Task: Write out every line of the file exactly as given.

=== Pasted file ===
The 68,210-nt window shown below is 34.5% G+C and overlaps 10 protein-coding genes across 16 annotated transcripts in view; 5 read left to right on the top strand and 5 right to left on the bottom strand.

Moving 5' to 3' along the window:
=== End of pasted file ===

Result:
The 68,210-nt window shown below is 34.5% G+C and overlaps 10 protein-coding genes across 16 annotated transcripts in view; 5 read left to right on the top strand and 5 right to left on the bottom strand.

Moving 5' to 3' along the window: